The US Department of Commerce released its preliminary report on US Gross Domestic Product in Q2 2010 last Friday, July 31, 2010, and today posted more detailed numbers on business investment in computer equipment and communications equipment. In addition to providing Q2 2010 data, there also were revisions in data for business investment in computer equipment, communications equipment, and software for 2007 to Q1 2010. So, let’s look at what the latest data is saying about the state of the US tech market.

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Unscrew Your Light Bulb!

Nigel Fenwick

Unscrew Your LightbulbRollin Ford has one of the toughest CIO jobs on the planet. He leads a global IT team in one of the world’s largest companies by revenue and employees, a company that has earned a reputation for leadership in supply chain that has allowed it to dominate its markets. Yet Wal-Mart is constantly under pressure to maintain its leadership position. In the US, Target has become a fierce competitor, while in the UK, Tesco may have overtaken Wal-Mart in supply-chain leadership, with Tesco's move into the US watched closely by Wal-Mart.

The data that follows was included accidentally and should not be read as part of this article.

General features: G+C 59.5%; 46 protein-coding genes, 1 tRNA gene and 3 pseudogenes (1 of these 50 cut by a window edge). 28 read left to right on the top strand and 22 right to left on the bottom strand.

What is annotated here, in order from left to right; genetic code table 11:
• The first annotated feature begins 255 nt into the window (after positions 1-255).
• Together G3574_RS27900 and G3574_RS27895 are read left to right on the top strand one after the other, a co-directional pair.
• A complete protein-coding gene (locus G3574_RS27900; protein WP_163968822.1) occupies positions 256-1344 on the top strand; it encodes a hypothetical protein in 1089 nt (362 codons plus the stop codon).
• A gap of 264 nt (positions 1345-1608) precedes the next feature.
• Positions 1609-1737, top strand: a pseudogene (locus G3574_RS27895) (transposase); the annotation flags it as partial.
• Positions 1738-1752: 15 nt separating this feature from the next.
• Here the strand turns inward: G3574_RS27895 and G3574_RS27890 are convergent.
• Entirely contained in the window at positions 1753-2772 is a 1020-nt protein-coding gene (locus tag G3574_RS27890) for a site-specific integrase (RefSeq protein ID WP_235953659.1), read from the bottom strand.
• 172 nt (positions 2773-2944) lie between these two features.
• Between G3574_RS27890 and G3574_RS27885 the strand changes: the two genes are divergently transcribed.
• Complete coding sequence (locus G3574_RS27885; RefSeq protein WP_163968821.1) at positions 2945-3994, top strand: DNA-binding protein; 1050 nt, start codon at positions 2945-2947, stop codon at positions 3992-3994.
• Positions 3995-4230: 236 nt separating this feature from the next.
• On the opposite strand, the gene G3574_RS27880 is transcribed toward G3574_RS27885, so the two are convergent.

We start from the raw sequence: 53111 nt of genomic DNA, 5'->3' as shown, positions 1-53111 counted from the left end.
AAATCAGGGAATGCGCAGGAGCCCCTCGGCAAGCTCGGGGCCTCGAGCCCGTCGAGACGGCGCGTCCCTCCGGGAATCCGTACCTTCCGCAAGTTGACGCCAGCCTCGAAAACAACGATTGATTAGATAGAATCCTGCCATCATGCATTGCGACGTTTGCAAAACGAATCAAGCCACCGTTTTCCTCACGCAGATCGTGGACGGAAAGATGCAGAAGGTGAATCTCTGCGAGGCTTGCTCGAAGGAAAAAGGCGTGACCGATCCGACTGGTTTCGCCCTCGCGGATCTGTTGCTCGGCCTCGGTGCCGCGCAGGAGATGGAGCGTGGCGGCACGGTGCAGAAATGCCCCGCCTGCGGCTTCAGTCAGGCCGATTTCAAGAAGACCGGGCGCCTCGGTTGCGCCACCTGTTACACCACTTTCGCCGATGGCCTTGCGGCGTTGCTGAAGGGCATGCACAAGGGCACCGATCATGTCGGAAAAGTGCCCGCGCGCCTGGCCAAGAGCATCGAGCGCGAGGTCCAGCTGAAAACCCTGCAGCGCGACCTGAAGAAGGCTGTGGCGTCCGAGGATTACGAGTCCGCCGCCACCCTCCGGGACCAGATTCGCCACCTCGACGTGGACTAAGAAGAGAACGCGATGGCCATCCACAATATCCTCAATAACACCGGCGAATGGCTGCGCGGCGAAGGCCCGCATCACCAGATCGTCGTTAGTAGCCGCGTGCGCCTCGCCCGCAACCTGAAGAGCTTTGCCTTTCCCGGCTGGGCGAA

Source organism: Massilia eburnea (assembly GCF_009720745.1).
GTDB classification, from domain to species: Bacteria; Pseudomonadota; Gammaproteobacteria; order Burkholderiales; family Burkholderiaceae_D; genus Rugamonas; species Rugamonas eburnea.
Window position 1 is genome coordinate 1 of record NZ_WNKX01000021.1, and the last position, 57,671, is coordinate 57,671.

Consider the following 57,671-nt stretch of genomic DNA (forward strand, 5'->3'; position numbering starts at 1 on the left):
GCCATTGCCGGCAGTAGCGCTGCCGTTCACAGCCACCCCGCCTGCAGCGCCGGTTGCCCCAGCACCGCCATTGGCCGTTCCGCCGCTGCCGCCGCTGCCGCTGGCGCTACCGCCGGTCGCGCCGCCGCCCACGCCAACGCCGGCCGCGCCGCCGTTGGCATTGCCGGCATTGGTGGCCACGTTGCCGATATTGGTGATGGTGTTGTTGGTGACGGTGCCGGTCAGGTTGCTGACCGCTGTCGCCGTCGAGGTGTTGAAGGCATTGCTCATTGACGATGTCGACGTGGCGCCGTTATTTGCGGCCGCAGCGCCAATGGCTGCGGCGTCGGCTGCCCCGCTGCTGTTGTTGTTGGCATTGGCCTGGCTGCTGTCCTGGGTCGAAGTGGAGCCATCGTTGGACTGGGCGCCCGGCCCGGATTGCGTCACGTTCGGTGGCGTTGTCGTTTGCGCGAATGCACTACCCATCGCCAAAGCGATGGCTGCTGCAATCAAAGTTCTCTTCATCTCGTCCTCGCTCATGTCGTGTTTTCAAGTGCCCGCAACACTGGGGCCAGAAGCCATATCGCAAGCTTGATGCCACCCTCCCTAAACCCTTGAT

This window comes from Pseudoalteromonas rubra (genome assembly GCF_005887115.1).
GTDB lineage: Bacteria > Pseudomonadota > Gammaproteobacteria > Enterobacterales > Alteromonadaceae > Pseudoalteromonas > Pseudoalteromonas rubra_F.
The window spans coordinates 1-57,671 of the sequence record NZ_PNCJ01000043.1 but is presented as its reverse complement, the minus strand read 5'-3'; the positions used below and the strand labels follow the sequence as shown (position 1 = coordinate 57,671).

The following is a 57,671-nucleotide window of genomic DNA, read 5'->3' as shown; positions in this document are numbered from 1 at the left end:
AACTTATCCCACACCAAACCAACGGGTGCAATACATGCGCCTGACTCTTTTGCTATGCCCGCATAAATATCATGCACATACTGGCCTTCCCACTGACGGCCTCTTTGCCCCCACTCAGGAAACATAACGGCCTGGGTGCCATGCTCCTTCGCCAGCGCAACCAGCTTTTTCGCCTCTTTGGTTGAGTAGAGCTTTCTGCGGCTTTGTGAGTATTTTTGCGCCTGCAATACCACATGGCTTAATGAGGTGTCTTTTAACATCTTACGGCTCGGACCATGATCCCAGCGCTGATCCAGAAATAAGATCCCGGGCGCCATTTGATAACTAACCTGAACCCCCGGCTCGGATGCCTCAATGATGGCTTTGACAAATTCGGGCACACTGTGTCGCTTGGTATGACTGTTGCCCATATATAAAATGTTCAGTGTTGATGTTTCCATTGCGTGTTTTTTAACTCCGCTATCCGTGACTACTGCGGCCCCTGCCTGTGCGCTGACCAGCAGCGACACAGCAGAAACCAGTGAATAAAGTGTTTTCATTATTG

Earlier this year, Ford sat on a CIO panel discussing IT’s role in innovation. His thoughts on innovation also touched on strategy and alignment. He suggested that innovation starts with the customer, then leads into a business strategy, and then it gets enabled by technology. However, he acknowledges, “there are very few secrets out there.” Ford suggests that the only competitive advantage over time is the speed at which your organization can implement and leverage innovative ideas: “Your organization has to embrace change and new technologies, and that becomes your model. It’s about getting from A to B and doing it quicker than everybody else.”

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How Well Do You Understand Your Business And IT Strategy?

Nigel Fenwick